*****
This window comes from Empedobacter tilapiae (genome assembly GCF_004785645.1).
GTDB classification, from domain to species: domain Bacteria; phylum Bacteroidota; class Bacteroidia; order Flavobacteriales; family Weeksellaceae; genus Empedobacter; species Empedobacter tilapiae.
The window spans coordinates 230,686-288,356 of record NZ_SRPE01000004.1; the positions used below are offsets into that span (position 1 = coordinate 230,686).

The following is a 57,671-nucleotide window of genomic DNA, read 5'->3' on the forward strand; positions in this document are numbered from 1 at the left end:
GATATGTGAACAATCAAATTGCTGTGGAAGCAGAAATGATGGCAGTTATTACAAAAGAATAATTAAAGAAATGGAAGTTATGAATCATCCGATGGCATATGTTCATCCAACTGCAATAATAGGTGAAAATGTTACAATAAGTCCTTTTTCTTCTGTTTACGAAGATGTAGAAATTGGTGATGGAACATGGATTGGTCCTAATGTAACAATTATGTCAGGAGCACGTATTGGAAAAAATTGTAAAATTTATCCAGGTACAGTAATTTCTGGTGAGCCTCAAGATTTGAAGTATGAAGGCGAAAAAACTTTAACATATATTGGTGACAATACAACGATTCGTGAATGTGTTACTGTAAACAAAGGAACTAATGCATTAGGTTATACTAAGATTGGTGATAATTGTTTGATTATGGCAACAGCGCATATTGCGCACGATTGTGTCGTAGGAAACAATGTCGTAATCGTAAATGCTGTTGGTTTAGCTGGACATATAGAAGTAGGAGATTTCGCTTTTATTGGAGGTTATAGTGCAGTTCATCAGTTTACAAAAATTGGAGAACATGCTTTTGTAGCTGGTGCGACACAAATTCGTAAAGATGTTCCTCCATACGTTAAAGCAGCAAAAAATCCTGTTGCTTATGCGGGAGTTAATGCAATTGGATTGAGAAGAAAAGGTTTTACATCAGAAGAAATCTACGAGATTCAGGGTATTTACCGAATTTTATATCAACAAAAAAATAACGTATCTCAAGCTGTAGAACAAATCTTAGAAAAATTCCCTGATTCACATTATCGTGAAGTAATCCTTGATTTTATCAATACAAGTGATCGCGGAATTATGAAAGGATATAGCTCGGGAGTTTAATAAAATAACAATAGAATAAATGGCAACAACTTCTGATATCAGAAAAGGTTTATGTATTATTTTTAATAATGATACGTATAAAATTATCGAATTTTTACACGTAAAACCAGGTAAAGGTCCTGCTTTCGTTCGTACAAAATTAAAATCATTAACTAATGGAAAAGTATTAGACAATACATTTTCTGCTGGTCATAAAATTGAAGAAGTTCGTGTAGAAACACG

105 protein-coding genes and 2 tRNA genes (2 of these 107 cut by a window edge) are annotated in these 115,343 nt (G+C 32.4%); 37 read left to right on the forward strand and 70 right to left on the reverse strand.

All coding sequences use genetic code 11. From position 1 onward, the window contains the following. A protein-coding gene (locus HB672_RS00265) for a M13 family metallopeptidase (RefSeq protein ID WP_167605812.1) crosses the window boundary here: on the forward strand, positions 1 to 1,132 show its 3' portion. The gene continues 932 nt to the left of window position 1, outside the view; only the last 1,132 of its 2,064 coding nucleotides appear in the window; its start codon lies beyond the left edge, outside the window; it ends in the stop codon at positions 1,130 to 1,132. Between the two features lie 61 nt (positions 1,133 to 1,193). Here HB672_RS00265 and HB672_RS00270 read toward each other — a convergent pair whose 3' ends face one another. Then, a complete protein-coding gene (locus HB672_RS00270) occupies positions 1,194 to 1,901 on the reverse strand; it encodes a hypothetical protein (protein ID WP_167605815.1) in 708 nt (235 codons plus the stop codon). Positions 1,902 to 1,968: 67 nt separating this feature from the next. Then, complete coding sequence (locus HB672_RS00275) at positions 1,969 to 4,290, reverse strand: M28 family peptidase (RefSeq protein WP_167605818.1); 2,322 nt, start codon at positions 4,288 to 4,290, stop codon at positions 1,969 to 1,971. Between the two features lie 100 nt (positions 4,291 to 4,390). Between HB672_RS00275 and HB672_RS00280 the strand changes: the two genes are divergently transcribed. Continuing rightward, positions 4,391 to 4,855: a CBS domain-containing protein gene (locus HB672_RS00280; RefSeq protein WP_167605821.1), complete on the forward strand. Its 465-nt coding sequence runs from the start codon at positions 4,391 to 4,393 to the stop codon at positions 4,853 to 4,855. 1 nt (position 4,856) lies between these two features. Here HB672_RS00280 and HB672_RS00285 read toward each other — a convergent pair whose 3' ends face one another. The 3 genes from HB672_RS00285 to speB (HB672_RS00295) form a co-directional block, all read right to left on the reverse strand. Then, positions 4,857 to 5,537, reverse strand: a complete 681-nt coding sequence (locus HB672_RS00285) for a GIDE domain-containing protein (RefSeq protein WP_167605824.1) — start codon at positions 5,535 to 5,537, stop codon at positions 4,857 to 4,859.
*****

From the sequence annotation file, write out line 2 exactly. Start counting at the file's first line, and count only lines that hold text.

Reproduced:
GTDB classification, from domain to species: domain Bacteria; phylum Bacteroidota; class Bacteroidia; order Flavobacteriales; family Weeksellaceae; genus Empedobacter; species Empedobacter tilapiae.